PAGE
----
SecureTel, Mobile Broadband gets wireless 'iBurst'

The long-awaited commercial launch of Personal Broadband Australia’s (PBBA) iBurst wireless service has been announced, with newly signed wholesale distributor ISP SecureTel and broadband reseller Mobile Broadband releasing new iBurst products this week.

The SecureTel iBurst service will be available from this Friday across Sydney through two wireless broadband products: SecureTel iBurst Internet service and SecureTel iBurst Private IP.

In a press statement, SecureTel managing director David Stevens said the ISP was already taking orders for the iBurst service.

“We are techies here at SecureTel, and we are quick to identify the technology we want for ourselves and our clients,” he said.

“We have every reason to believe that wireless, mobile broadband will be spectacularly popular.”

Both the SecureTel iBurst Internet and Private IP (BPIP) service are available for companies in three different sizes: 1 to 50 users, 51 to 100 users, and over 100 users.

Companies wishing to sign up to the standard Internet service with 1 to 50 users will be charged $180 per month and incur a setup fee of $499 for each individual user.

The iBurst Secured Internet plan for 51 to 100 user terminals will cost $170 a month, with a $449 setup fee, and those companies requiring over 100 user terminals will be able to sign up to the service for $160 a month, and incur a $399 setup fee. These costs apply for each user connecting to the service.

All SecureTel iBurst Internet plans feature 500MB of included downloads per month and offer connectivity speeds of up to 1Mbps. Excess download charges will range from 21 to 25 cents per megabyte, depending on number of users.

Alternatively, companies can access the iBurst service under SecureTel’s Private IP plans (BPIP), which include unlimited downloads. BPIP plans are available for $400 (1 to 50 users), $380 (51 to 100 users) and $360 (100+ users) per user, with each incurring the same setup fee as prescribed for the standard Internet service. Again, access speeds reach up to 1Mbps.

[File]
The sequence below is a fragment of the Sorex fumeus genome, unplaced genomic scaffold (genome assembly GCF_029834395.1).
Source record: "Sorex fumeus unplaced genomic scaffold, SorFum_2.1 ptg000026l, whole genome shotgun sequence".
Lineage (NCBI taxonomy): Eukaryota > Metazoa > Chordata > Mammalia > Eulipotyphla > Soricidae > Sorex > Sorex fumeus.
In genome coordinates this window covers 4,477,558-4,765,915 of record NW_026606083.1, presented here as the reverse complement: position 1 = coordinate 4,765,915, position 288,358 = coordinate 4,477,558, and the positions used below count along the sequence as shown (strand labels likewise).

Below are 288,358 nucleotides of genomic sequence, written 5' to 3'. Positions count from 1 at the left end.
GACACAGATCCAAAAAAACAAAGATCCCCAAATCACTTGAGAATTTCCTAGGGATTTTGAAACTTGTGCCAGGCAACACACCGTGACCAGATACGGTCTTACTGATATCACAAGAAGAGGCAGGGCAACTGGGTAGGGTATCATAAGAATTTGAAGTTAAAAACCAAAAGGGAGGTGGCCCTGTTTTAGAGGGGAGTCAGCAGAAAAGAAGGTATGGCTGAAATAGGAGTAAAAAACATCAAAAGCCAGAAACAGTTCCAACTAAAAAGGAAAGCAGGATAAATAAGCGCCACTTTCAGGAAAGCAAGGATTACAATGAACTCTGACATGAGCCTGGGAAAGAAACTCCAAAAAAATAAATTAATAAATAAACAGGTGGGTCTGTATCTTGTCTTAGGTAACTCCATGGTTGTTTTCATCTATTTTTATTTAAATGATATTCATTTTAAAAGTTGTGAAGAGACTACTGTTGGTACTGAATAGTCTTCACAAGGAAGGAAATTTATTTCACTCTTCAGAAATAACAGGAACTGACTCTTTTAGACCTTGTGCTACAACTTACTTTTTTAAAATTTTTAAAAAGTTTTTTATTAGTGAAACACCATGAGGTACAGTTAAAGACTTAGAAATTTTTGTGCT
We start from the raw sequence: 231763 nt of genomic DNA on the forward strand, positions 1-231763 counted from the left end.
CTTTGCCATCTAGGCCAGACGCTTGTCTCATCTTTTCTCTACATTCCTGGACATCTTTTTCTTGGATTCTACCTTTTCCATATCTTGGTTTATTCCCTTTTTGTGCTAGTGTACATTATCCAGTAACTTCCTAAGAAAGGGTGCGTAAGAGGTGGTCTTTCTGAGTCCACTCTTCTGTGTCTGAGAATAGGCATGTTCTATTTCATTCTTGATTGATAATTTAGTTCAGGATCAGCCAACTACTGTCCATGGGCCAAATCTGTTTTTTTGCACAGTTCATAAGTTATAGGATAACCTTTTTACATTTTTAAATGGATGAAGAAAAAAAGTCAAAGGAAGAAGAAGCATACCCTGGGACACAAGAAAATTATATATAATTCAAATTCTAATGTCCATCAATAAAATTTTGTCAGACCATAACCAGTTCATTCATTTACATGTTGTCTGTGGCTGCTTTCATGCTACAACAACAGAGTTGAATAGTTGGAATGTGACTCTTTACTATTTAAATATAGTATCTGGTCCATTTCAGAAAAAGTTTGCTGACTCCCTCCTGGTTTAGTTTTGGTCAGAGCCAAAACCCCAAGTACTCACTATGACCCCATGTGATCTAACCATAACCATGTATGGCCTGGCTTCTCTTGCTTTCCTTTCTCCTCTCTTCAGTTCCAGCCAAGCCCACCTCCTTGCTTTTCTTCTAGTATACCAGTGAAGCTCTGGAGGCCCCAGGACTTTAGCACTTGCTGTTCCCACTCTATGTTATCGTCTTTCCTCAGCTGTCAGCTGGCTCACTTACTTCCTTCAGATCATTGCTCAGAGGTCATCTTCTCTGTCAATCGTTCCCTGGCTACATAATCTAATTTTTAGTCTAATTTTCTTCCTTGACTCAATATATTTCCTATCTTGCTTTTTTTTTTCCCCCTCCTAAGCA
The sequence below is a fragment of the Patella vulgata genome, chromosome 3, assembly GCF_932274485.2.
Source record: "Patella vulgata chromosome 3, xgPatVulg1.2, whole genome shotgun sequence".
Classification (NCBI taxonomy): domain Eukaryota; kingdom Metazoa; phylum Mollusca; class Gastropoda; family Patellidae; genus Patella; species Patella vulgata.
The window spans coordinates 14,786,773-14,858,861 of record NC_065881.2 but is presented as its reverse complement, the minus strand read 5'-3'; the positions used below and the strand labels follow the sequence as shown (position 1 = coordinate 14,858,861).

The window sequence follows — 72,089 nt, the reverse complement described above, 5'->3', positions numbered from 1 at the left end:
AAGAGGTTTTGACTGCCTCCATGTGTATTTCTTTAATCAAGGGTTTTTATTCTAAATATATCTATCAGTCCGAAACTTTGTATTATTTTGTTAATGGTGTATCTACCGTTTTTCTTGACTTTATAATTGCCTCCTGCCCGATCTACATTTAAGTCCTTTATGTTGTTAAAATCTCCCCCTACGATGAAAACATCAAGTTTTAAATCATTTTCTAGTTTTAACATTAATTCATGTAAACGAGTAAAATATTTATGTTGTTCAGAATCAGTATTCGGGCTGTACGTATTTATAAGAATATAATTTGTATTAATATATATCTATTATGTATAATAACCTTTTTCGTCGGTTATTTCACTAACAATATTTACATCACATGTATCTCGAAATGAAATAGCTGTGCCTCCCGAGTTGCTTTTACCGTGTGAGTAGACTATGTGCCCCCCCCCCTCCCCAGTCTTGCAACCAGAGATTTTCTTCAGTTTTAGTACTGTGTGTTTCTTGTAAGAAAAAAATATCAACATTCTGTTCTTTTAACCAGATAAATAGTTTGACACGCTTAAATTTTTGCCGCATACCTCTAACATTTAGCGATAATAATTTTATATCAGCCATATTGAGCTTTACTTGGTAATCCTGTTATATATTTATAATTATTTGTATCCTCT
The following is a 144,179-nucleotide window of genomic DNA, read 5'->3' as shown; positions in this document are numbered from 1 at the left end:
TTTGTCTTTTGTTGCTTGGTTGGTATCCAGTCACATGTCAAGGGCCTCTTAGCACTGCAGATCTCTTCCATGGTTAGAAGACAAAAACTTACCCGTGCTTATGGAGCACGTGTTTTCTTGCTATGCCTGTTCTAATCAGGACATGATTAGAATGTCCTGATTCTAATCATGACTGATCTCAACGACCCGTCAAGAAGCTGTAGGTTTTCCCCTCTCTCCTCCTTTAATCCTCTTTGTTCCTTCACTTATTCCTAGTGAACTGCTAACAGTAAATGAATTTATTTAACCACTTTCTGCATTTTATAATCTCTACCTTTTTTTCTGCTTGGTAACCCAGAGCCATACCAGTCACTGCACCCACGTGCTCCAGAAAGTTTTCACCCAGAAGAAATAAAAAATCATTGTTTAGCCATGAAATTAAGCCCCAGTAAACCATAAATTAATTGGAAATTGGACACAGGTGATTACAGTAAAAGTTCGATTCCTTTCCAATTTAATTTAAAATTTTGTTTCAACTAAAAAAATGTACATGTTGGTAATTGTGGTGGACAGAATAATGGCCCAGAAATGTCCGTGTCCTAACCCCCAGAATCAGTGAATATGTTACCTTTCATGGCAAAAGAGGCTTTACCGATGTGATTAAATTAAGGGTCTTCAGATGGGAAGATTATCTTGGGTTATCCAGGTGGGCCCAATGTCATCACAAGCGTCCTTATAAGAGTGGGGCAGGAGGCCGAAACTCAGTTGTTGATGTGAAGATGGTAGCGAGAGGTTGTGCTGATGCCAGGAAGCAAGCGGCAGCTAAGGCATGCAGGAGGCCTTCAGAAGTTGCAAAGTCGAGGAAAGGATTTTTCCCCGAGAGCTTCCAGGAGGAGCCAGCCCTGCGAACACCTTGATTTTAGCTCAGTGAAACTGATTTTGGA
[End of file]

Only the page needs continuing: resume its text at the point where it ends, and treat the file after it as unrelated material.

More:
iBurst makes its mark in Australia

The technology behind iBurst was originally crafted by US company ArrayComm, and has been developed locally by a consortium of vendors, including Vodafone Australia, TCI and ComWorks, a subsidiary of 3Com.

Since its initial launch in Australia in 2002, the iBurst technology has undergone months of trials and testing. In one of the most recent assessments of the service, broadband service reseller Mobile Broadband (formerly Think Broadband) offered Sydney users the opportunity to trial the iBurst service for free (see here for the story).

Mobile Broadband managing director Mark Dodgson said Mobile will be releasing commercial products based on the iBurst service on Friday.

While both Mobile Broadband and SecureTel will be utilising the same network, Mobile will be customising its products to suit different types of companies under its Partnership Program, as well as offer different connectivity options to the iBurst network, Dodgson said.

This will include bundled solutions such as video-conferencing, VPNs and content management services for mobile work forces, as well as virus scanning, Web hosting and remote backup, he said.

In addition, one of its customer has high-volume requirements which have led the company to install a 2Mbps bandwidth link to the iBurst network, he said.

Mobile Broadband’s iBurst pricing starts from $174.95 per month on an 18-month contract. A connection fee of $99 per user also applies, and user terminals will be available for $399.

Customers will also be able to access the Mobile Broadband service contract-free for the same price every month, but will pay $599 per user terminal (plus $99 setup fee). Mobile Broadband will also offer a short-term, three-month service free of monthly usage charges for $1199 per user terminal (plus $99 setup fee).

All Mobile Broadband plans are available with a 10-day trial period and feature a 500MB download allowance. Excess downloads will be charged at 15 cents per megabyte.

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Nadia Cameron
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